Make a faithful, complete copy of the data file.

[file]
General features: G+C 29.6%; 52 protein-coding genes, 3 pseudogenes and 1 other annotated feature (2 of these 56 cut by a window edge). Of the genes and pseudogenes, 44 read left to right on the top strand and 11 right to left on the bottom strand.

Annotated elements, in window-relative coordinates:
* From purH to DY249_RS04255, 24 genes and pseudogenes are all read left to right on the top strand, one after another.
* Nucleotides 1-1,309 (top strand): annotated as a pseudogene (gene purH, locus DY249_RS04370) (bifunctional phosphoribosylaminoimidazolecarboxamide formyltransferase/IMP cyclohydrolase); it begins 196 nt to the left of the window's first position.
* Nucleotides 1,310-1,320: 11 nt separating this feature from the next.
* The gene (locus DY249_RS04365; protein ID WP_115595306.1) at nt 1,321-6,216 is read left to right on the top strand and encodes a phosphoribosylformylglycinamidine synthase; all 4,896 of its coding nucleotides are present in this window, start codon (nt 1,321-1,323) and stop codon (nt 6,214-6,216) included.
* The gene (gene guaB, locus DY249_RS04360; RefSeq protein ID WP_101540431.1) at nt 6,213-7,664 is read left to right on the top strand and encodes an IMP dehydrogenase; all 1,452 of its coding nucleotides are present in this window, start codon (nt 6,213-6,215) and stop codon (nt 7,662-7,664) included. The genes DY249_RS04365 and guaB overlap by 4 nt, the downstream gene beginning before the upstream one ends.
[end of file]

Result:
General features: G+C 29.6%; 52 protein-coding genes, 3 pseudogenes and 1 other annotated feature (2 of these 56 cut by a window edge). Of the genes and pseudogenes, 44 read left to right on the top strand and 11 right to left on the bottom strand.

Annotated elements, in window-relative coordinates:
* From purH to DY249_RS04255, 24 genes and pseudogenes are all read left to right on the top strand, one after another.
* Nucleotides 1-1,309 (top strand): annotated as a pseudogene (gene purH, locus DY249_RS04370) (bifunctional phosphoribosylaminoimidazolecarboxamide formyltransferase/IMP cyclohydrolase); it begins 196 nt to the left of the window's first position.
* Nucleotides 1,310-1,320: 11 nt separating this feature from the next.
* The gene (locus DY249_RS04365; protein ID WP_115595306.1) at nt 1,321-6,216 is read left to right on the top strand and encodes a phosphoribosylformylglycinamidine synthase; all 4,896 of its coding nucleotides are present in this window, start codon (nt 1,321-1,323) and stop codon (nt 6,214-6,216) included.
* The gene (gene guaB, locus DY249_RS04360; RefSeq protein ID WP_101540431.1) at nt 6,213-7,664 is read left to right on the top strand and encodes an IMP dehydrogenase; all 1,452 of its coding nucleotides are present in this window, start codon (nt 6,213-6,215) and stop codon (nt 7,662-7,664) included. The genes DY249_RS04365 and guaB overlap by 4 nt, the downstream gene beginning before the upstream one ends.